Steve Coleman needs no introduction. As one of the most formidable improvisational thinkers of the past few decades, he has left an immeasurable impact on the modern jazz scene today with his incisive perceptions and research into the rhythms of music of the African diaspora, as well as his forward-thinking conceptions of just about every other parameter concerning contemporary improvisors negotiating their relationship to this music known as jazz. Drummer Billy Hart is quoted as saying of Steve:
Steve Coleman’s way of playing is so influential. You’ve got the Wynton Marsalis regime, and the strongest force other than that is Steve Coleman. He’s produced Vijay Iyer. That’s Steve Coleman. I mean we could name anybody, they’re influenced by him. You could name Greg Osby, and there’s Jason Moran. I mean Scott Colley, Marvin “Smitty” Smith, Robin Eubanks, Dave Holland is even influenced by that. As a concept, that’s totally Steve Coleman’s Arguably, Dave Binney is influenced by that as a concept, definitely that’s Steve Coleman. It’s incredible. There’s a group in Belgium called Aka Moon, and they sound like Dave. They all have influenced this whole thing. Danilo Perez, I mean that whole concept is that. Jeff Watts, Branford Marsalis, Ravi Coltrane, that’s all Steve Coleman’s influence as far as I’m concerned. (Being Here, 260)
Steve is one of 25 featured interviewees in Radhika Philip‘s Being Here (2013), a study into creativity and improvisation in the contemporary New York city scene. Many of her interviewees are alumni of The Jazz Gallery, and full list itself is rather remarkable: Andy Bey, Ben Monder, Billy Hart, Bill Frisell, Brian Blade, Butch Morris, Chris Potter, Dafnis Prieto, David Binney, Dave Douglas, Gregoire Maret, Henry Threadgill, Jane Ira Bloom, Jason Moran, Kenny Wollesen, Maria Schneider, Mark Turner, Robert Glasper, Steve Coleman, Thomas Morgan, Vijay Iyer, William Parker. (more…)
Photo by Vincent Soyez
Next Friday and Saturday, September 13th and 14th, pianist Fabian Almazan will give premiere performances of new works he composed at the Gallery back in February as part of the 2012-13 Jazz Gallery Residency Commissions. He will be joined by vocalist Camila Meza as well as a 16-piece choir. His performances will follow the premiere performances of “Threefold” this Friday and Saturday, which was composed by David Virelles also as part of our 2012-13 Commissions program.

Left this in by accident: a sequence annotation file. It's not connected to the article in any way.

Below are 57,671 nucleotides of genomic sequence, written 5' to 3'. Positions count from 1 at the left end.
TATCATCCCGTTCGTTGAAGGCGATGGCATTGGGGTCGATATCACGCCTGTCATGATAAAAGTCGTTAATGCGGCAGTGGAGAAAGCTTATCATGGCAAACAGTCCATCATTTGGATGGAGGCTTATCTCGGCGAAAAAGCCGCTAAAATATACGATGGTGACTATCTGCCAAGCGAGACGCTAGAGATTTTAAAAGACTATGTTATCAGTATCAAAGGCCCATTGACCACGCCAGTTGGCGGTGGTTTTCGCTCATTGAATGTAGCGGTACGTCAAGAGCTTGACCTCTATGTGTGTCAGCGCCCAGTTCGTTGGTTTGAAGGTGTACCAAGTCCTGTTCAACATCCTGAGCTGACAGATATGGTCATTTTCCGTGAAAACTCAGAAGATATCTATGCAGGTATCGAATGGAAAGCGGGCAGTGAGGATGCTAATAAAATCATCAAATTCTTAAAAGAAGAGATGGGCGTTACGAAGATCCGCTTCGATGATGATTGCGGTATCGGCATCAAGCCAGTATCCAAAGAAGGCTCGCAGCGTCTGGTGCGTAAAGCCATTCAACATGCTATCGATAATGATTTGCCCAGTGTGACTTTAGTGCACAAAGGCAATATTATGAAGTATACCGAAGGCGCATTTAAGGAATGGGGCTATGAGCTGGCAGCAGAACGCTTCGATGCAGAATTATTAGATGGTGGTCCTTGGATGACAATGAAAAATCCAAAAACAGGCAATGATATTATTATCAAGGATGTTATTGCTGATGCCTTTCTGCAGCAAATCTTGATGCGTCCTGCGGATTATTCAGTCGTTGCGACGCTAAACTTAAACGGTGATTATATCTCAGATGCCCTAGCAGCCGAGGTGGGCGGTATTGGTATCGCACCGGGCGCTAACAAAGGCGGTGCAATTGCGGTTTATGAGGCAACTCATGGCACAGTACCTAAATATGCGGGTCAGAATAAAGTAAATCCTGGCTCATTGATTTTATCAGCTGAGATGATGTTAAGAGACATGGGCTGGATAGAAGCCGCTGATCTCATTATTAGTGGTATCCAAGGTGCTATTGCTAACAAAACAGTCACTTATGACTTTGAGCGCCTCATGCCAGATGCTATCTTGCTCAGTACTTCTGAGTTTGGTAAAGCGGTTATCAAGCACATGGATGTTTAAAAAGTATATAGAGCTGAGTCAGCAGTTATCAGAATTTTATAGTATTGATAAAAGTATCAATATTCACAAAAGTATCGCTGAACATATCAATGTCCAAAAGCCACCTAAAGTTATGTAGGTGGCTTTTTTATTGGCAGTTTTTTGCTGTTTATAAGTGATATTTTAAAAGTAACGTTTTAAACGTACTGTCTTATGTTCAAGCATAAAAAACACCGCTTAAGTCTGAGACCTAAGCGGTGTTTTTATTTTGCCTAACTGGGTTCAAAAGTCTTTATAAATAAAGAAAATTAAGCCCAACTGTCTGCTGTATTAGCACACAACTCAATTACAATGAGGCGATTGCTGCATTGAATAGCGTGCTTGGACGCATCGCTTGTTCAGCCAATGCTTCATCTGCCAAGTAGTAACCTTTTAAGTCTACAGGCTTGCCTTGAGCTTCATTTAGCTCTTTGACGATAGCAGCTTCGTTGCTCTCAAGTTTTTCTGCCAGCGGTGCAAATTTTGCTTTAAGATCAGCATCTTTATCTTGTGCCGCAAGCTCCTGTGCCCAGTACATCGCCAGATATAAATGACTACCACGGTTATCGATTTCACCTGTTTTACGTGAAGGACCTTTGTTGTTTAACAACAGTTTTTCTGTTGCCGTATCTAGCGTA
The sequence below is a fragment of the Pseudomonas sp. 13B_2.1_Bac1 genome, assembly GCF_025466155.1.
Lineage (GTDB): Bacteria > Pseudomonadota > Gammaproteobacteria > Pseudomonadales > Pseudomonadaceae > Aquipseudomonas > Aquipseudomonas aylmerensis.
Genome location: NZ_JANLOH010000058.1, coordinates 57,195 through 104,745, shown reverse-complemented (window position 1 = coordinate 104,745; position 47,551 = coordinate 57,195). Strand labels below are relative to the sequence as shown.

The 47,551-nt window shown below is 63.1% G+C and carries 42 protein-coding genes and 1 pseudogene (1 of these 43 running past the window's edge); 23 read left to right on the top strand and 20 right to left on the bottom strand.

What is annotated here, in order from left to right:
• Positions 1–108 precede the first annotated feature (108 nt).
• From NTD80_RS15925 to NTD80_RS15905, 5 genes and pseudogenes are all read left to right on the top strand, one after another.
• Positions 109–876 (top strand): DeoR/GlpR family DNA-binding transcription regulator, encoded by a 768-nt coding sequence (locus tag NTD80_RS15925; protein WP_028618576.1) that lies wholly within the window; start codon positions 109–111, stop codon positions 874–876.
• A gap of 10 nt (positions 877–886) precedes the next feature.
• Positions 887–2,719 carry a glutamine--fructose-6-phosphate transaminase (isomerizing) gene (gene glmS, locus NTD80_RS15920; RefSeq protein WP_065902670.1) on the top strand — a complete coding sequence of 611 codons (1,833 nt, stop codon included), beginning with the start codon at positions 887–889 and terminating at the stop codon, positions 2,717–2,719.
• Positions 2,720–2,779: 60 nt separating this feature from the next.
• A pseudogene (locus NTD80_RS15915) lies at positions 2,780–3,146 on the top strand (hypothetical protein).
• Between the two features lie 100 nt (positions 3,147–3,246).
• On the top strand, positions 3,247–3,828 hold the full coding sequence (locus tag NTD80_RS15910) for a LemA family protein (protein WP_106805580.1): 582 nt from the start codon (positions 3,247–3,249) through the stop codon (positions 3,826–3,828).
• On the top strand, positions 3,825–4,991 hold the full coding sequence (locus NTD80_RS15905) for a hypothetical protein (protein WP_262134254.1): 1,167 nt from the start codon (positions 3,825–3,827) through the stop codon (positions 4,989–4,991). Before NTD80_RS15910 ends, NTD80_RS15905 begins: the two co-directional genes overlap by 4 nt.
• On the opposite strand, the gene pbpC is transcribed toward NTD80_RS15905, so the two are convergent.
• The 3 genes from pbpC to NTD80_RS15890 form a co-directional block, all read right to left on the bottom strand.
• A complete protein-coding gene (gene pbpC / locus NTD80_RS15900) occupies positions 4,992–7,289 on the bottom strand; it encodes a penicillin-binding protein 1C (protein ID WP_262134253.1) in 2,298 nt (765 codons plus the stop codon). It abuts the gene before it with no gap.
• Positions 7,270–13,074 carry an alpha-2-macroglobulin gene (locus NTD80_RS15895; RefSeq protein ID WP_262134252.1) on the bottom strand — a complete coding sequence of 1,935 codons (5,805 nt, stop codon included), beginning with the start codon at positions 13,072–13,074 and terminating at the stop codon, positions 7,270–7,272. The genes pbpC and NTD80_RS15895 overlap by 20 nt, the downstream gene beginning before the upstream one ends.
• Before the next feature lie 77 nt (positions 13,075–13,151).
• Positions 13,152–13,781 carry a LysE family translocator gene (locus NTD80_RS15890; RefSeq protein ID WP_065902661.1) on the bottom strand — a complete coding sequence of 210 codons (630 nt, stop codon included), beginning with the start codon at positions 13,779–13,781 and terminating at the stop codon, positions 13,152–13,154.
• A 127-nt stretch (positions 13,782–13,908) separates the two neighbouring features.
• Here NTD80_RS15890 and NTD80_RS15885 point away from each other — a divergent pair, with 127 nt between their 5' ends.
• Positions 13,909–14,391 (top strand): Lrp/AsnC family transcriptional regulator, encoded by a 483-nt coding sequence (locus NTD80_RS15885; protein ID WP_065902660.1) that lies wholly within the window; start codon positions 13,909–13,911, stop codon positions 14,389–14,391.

We caught up with Fabian by phone to talk about how the Residency went and what the audiences can look forward to hearing next weekend.
The Jazz Gallery: Can you tell us a bit about the music you wrote during your residency?
Fabian Almazan: I decided to compose for voice. In the past, I’ve done orchestral writing and trio and all sorts of different instrumental variations. I had never tried to compose for voice, so it’s a bunch of music for Camila Meza’s ensemble from Chile. The majority of the concert is duets between her and me, and the final song is with a 16-piece choir. Also, all of the music is in Spanish, and I wrote the majority of the lyrics except for one of the pieces. (more…)
When asked in a recent interview what music meant to him, Clarence Penn replied, “I mean, music for me is existence. It’s life. It’s everything to me…All the good and the bad, like life.”
Penn, a native of Detroit, might best be known for his versatility and sensitivity as a drummer, having performed and recorded with a diverse range of artists in and around the jazz world: Betty Carter, Maria Schneider, Michael Brecker, Ellis and Wynton Marsalis, Luciana Souza, and many others. His latest recording as a leader, Dali in Cobble Hill (2012), features an all-star cast comprised of Chris Potter, Adam Rogers, and Ben Street, and he is planning to release a new album in the near future that will feature the music of Thelonious Monk.